I think it's used for two reasons in these situations. I talked about one in my Dude article in 2004, which is to ameliorate the force of the conflict. In other words, it actually tones down aggressiveness to make it so that the conflict is limited to words and not physical conflict (sticks and stones...). However, there's another possibility which goes far back in time in many languages. In this case, using familiar terms when none really exists presumes a power on the part of the person who uses it. For example, in French, an asymmetric use of tu (roughly, familiar 'you') and vous (respectful or polite 'you') indicates that the person being called tu is in the less powerful position. Moreover, it is usually the more powerful person who gets to choose when to use symmetrical familiar forms (when both people call each other tu -- or dude). So, using a familiar address form like this in English (which only has one word for 'you,' unless one counts y'all, yinz, youse, etc.) could be seen as a parallel to this power move. (Previous stages of English did have different forms; you can see them used in a similar way in Act3, scene 1 of Romeo and Juliet in which Tybalt kills Mercutio -- "a plague on both your houses!" Thou/thee is used both for familiar and insulting meanings.) So, to get back to bro, dude, etc., using these 'friendly' forms when the person is obviously not your friend could actually increase the power move.

Is there anything new or unique or different about what’s going on with “bro” in popular culture and everyday conversation, or is it basically par for the course in terms of how language develops? In other words: Is this whole usage shift development interesting linguistically speaking?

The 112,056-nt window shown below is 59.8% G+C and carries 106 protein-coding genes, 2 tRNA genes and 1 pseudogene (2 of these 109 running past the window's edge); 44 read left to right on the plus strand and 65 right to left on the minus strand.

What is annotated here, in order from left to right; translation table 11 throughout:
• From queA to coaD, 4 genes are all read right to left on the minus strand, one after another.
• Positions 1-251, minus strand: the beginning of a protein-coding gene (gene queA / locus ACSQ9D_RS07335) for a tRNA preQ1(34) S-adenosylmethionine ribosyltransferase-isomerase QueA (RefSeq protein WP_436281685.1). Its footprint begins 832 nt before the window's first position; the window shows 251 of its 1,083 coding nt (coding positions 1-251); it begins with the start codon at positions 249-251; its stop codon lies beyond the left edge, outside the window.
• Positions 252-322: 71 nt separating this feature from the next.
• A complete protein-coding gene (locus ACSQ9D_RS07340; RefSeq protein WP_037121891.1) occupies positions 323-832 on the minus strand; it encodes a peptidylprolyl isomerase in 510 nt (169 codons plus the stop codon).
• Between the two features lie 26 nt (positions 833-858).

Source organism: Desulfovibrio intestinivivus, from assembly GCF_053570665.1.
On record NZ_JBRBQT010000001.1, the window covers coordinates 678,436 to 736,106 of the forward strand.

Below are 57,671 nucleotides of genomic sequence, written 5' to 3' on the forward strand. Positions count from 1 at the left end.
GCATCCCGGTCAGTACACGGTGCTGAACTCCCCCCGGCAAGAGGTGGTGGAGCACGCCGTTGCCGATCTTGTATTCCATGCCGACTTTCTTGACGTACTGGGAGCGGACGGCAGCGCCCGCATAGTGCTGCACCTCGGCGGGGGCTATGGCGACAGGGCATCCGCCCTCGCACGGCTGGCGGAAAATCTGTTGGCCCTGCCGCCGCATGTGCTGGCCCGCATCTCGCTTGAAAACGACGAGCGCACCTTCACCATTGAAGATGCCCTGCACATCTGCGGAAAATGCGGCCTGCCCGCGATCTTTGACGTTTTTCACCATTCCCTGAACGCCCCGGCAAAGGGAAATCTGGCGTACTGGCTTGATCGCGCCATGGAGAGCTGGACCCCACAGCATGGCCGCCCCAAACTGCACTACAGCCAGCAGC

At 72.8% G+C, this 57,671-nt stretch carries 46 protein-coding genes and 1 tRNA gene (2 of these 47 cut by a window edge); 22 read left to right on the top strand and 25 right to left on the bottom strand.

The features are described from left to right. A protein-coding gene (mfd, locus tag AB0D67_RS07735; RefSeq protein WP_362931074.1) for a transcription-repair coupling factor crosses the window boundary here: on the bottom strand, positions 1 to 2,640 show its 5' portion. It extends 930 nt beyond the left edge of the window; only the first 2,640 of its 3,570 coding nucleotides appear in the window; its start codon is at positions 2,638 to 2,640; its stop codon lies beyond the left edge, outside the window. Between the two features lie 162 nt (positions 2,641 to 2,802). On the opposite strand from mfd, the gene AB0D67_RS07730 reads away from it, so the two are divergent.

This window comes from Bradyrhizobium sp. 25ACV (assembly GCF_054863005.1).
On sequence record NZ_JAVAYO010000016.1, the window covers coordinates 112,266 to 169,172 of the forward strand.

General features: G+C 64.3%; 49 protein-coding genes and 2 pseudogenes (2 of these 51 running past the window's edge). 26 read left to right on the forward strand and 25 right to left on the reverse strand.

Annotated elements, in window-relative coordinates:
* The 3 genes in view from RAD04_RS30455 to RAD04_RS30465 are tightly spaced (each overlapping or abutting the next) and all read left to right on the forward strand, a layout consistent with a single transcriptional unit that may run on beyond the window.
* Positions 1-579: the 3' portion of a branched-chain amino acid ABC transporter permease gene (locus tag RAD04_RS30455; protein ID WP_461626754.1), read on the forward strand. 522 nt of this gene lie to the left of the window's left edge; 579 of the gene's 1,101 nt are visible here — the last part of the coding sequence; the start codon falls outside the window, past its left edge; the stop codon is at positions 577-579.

I think I kind of answered this one above also, in noting how much more varied and productive the use of bro is. In addition there is more linguistic self-consciousness of its use. In general I suspect that anyone using bro knows what they are doing and why, and moreover taking a stance toward the terms and the culture. They may be borrowing some aspect of 'bro culture' momentarily, embracing it, criticizing it, etc. But there is no 'dude culture' or 'buddy culture' to align with or against, so that's very different.

Do you think “bro” is here to stay? Might there be some backlash against its overuse? Or may it be rejected over time generally because it becomes more and more offensive? Also, might it be a word keyed to a certain time in the way “yuppie” was sort of an 80s thing and has largely disappeared?

The usual pattern is for these terms to get used more and more until they are used by all and are unremarkable. Dude is no longer a male-only word except in certain places and generations (my daughter says dude to her mother sometimes). I'm not sure that will happen given the strong association with Bro Culture, but I imagine I might have thought the same in 80s about dude.